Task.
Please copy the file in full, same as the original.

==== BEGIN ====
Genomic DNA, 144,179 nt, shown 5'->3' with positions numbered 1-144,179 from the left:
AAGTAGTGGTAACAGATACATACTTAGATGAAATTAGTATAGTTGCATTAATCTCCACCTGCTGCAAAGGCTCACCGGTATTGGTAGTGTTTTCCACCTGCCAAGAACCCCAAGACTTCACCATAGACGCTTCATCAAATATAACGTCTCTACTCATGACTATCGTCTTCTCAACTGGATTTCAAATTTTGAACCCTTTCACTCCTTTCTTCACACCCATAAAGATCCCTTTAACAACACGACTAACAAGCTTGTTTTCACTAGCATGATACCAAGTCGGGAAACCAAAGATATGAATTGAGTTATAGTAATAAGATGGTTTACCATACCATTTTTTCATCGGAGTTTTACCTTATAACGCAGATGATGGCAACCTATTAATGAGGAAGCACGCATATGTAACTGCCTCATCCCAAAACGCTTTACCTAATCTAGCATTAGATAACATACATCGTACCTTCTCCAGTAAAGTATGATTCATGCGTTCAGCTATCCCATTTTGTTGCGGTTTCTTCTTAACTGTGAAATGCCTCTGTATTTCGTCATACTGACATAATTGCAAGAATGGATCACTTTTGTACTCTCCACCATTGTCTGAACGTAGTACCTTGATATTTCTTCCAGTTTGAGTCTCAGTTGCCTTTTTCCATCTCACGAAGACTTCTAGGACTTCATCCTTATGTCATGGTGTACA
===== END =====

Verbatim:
Genomic DNA, 144,179 nt, shown 5'->3' with positions numbered 1-144,179 from the left:
AAGTAGTGGTAACAGATACATACTTAGATGAAATTAGTATAGTTGCATTAATCTCCACCTGCTGCAAAGGCTCACCGGTATTGGTAGTGTTTTCCACCTGCCAAGAACCCCAAGACTTCACCATAGACGCTTCATCAAATATAACGTCTCTACTCATGACTATCGTCTTCTCAACTGGATTTCAAATTTTGAACCCTTTCACTCCTTTCTTCACACCCATAAAGATCCCTTTAACAACACGACTAACAAGCTTGTTTTCACTAGCATGATACCAAGTCGGGAAACCAAAGATATGAATTGAGTTATAGTAATAAGATGGTTTACCATACCATTTTTTCATCGGAGTTTTACCTTATAACGCAGATGATGGCAACCTATTAATGAGGAAGCACGCATATGTAACTGCCTCATCCCAAAACGCTTTACCTAATCTAGCATTAGATAACATACATCGTACCTTCTCCAGTAAAGTATGATTCATGCGTTCAGCTATCCCATTTTGTTGCGGTTTCTTCTTAACTGTGAAATGCCTCTGTATTTCGTCATACTGACATAATTGCAAGAATGGATCACTTTTGTACTCTCCACCATTGTCTGAACGTAGTACCTTGATATTTCTTCCAGTTTGAGTCTCAGTTGCCTTTTTCCATCTCACGAAGACTTCTAGGACTTCATCCTTATGTCATGGTGTACA